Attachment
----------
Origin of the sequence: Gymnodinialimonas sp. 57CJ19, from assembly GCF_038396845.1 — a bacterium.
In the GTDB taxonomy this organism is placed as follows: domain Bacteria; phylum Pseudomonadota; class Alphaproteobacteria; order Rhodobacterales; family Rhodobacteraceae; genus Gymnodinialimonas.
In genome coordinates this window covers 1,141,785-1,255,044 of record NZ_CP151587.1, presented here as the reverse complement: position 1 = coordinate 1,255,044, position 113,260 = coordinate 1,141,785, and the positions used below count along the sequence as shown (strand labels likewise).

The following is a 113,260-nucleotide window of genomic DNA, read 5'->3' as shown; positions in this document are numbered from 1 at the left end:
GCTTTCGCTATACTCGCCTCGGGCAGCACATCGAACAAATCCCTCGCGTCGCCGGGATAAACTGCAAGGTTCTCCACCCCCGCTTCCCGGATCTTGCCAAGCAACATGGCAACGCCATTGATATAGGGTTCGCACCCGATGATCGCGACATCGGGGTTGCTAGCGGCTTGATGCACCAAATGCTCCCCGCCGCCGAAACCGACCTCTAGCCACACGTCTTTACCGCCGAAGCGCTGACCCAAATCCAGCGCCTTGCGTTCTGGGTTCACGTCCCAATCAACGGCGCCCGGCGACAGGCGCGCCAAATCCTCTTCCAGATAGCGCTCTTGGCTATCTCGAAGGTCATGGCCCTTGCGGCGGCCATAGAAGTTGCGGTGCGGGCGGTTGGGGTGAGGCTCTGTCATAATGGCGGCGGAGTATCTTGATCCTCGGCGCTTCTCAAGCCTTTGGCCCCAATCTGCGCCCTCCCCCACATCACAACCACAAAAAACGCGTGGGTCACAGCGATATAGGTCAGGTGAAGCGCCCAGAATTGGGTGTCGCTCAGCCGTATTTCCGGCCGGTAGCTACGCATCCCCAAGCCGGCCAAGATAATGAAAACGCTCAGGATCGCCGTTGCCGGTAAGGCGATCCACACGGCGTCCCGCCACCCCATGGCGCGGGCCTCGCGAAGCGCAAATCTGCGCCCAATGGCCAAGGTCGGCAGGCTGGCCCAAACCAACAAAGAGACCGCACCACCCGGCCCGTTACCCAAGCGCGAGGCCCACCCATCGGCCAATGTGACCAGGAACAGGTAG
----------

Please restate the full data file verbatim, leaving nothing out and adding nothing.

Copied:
Origin of the sequence: Gymnodinialimonas sp. 57CJ19, from assembly GCF_038396845.1 — a bacterium.
In the GTDB taxonomy this organism is placed as follows: domain Bacteria; phylum Pseudomonadota; class Alphaproteobacteria; order Rhodobacterales; family Rhodobacteraceae; genus Gymnodinialimonas.
In genome coordinates this window covers 1,141,785-1,255,044 of record NZ_CP151587.1, presented here as the reverse complement: position 1 = coordinate 1,255,044, position 113,260 = coordinate 1,141,785, and the positions used below count along the sequence as shown (strand labels likewise).

The following is a 113,260-nucleotide window of genomic DNA, read 5'->3' as shown; positions in this document are numbered from 1 at the left end:
GCTTTCGCTATACTCGCCTCGGGCAGCACATCGAACAAATCCCTCGCGTCGCCGGGATAAACTGCAAGGTTCTCCACCCCCGCTTCCCGGATCTTGCCAAGCAACATGGCAACGCCATTGATATAGGGTTCGCACCCGATGATCGCGACATCGGGGTTGCTAGCGGCTTGATGCACCAAATGCTCCCCGCCGCCGAAACCGACCTCTAGCCACACGTCTTTACCGCCGAAGCGCTGACCCAAATCCAGCGCCTTGCGTTCTGGGTTCACGTCCCAATCAACGGCGCCCGGCGACAGGCGCGCCAAATCCTCTTCCAGATAGCGCTCTTGGCTATCTCGAAGGTCATGGCCCTTGCGGCGGCCATAGAAGTTGCGGTGCGGGCGGTTGGGGTGAGGCTCTGTCATAATGGCGGCGGAGTATCTTGATCCTCGGCGCTTCTCAAGCCTTTGGCCCCAATCTGCGCCCTCCCCCACATCACAACCACAAAAAACGCGTGGGTCACAGCGATATAGGTCAGGTGAAGCGCCCAGAATTGGGTGTCGCTCAGCCGTATTTCCGGCCGGTAGCTACGCATCCCCAAGCCGGCCAAGATAATGAAAACGCTCAGGATCGCCGTTGCCGGTAAGGCGATCCACACGGCGTCCCGCCACCCCATGGCGCGGGCCTCGCGAAGCGCAAATCTGCGCCCAATGGCCAAGGTCGGCAGGCTGGCCCAAACCAACAAAGAGACCGCACCACCCGGCCCGTTACCCAAGCGCGAGGCCCACCCATCGGCCAATGTGACCAGGAACAGGTAG